In case you were wondering, and I know you were, we DID make it to Stonington! Hooray! Emme and Elle hit two corners of the state in under 2 weeks… and yet it still takes 9 days to get an update post on it. Ah well, let’s get focused. Expect this post to be updated again soon enough, since Emme is writing it just before bed and definitely didn’t bother to proofread it, or consult Elle. Whoops!
So we met up at the most reasonable halfway point we could think of: Westbrook. It made for a good jumping off spot en route to New London county and the mythical, mystical, Stonington half of Mystic. Unlucky for us, this would entail a heck of a lot of traffic.
Talk to Someone
Lucky for us, we also had some great suggestions from a Mystic-area native, Emme’s friend Dan, and the guidance of the office of State Senator Andrew Maynard. As we’ve mentioned, Stonington is a tricky area. So most of our talking came in advance of our Columbus Day voyage: Stonington is hard to do!
We were able to identify B.F. Clyde’s cider mill as a great Stonington locale, touristy or not. And SO delicious. Even better for history buffs like ourselves, B.F. Clyde’s is a National Historic Landmark.
Emme had once heard all about it late-night on CTN, so it was a thrill to finally see the decades of hard work in action. Of course, that doesn’t mean we had any idea what was going on. Emme thought the signs prohibiting food and drink in a place that converts food into drink were hilarious, but our dear companion Bea made sure to set us straight.
Once we made our way through the mill area, we got to sample some of B.F. Clyde’s super delicious farm wines and hard cider. If you haven’t been able to sample some of their offerings, we highly recommend.
Ah, Stonington Borough. So, Mystical Dan had sent us a great list of places to check out, but most of the ones we found were on the Groton side of Mystic. So, we’re definitely going to keep his list for later, but he did alert us to the quaint and super-New English (New Englandy?) area of Stonington Borough.
We know most Stonington voyagers would hit up the Mystic Seaport, we totally dig that suggestion. In fact, we considered it. But at the end of the day, we’d all been through there on field trips or something, and none of us had the cash on hand to fund a serious journey into Mystic’s seafaring history. But it looked as cool as we remember, and we suggest that you support the state’s museums and whatnot, as they are totally cool, just totally not in the budget for all of us recent grads/state employees/people with poor money management skills.
Emme felt transported back to Olde Cape Cod, and totally dug the great architecture and stonework around town. Bea couldn’t stop complaining about the fishy smell where the car was parked. Maybe THAT’S what prompted Bea’s Sea Captain voice… a mystery for our time.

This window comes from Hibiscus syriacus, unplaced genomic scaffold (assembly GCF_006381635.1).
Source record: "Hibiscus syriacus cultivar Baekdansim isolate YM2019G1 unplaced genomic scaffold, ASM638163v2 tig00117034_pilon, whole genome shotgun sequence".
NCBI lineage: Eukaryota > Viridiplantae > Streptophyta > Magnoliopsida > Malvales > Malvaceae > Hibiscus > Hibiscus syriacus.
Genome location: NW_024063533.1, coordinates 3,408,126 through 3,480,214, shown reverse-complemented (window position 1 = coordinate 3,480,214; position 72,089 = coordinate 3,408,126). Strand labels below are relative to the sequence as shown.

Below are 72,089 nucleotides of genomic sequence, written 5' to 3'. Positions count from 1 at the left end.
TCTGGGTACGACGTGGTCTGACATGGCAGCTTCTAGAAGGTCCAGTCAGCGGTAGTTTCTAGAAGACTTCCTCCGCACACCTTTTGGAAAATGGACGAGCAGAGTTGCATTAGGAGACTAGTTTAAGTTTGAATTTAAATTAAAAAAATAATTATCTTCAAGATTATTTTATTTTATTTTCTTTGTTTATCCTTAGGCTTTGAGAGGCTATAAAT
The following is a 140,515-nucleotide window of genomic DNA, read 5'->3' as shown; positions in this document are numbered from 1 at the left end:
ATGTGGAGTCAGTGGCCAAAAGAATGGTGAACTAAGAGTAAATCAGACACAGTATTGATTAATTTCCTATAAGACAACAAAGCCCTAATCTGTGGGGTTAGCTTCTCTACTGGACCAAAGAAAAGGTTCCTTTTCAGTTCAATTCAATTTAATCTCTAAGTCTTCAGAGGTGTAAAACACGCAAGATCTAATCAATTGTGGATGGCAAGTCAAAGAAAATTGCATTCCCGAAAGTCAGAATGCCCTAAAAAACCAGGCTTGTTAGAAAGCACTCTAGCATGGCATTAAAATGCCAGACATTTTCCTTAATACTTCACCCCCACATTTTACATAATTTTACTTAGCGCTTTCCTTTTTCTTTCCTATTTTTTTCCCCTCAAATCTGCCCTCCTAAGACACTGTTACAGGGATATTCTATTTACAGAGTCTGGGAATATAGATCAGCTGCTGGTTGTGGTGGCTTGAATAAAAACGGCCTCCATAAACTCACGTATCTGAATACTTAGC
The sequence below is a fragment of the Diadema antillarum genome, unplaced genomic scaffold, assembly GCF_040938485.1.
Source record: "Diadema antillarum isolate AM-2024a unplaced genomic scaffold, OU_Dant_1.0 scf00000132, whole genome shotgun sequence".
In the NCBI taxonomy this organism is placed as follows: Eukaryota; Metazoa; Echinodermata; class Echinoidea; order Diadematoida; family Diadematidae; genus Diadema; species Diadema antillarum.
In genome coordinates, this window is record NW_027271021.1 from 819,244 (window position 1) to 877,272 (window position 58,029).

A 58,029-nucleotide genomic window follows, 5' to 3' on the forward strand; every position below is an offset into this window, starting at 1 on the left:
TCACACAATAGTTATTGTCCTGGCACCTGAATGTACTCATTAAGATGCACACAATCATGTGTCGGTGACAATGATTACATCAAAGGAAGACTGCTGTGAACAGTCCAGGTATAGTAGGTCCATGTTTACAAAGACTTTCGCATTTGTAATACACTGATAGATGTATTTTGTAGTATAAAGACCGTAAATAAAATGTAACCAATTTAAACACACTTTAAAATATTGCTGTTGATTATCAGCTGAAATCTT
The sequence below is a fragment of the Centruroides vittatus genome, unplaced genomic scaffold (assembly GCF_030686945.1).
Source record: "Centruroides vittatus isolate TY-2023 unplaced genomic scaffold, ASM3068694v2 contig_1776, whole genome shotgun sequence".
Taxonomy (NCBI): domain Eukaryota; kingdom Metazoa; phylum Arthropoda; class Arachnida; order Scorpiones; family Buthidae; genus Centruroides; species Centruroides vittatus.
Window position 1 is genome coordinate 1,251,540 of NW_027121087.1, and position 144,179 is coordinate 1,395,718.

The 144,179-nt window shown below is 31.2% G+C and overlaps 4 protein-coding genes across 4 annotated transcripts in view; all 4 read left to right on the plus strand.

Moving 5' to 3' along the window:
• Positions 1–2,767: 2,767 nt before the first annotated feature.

You thought we’d been slacking off since our visit, but actually we’ve spent the week trying to burn off the calories we consumed on our Stonington voyage. Thank you, BF Clyde’s, for your delicious donuts.
No thanks, seafood restaurant, for your subpar clam chowder (not pictured). Emme is unimpressed.
Lessons In Connecticuting
- Never leave the house without Aoenghus, our trusty GPS guide.
- Don’t invite Bea if you don’t want a day full of sea captain voices.
- Find a guide who will personally show us around towns that may or may not be in other towns and may or may not clarify where they are.
- Emme will never trust non-Cape Cod chowder.
- Reading the notable resident section of the town’s wikipedia article would alert us to any possible Conan sightings… Emme is devastated to have missed all this: “Other famous residents have included the explorer Edmund Fanning, who discovered Palmyra Island south of Hawai’i; Revolutionary War hero Nathaniel Fanning; the Beaux-Arts architect Edward P. York, of York and Sawyer; the poet Stephen Vincent Benét, and the garden essayist Eleanor Perenyì. Pulitzer Prize-winning poet James Merrill, whose ‘Water Street’ evokes Stonington, moved to town in 1955. Ruth Buzzi of television’s “Laugh In” was born and brought up where Buzzi Memorials sits on Stonington Road. Harpsichord maker David Jacques Way‘s workshop was in Stonington. Peter Benchley, the author of Jaws, also had a summer house located in the Borough. Since 1999, Stonington has been the home of 2004 World Series of Poker champion Greg “Fossilman” Raymer. Stonington has also been a destination for many famous persons, such as Viggo Mortensen, who rented a home in the area, and his The Lord of the Rings costar Elijah Wood; television host Conan O’Brien, whose sister lives in the Borough; and others, such as George Hamilton, Jimmy Fallon, Trey Anastasio of Phish and Dick Vitale of ESPN. Stonington has been the home to several on-location movie shoots, including Steven Spielberg‘s Amistad and the Julia Roberts breakthrough movie, Mystic Pizza.”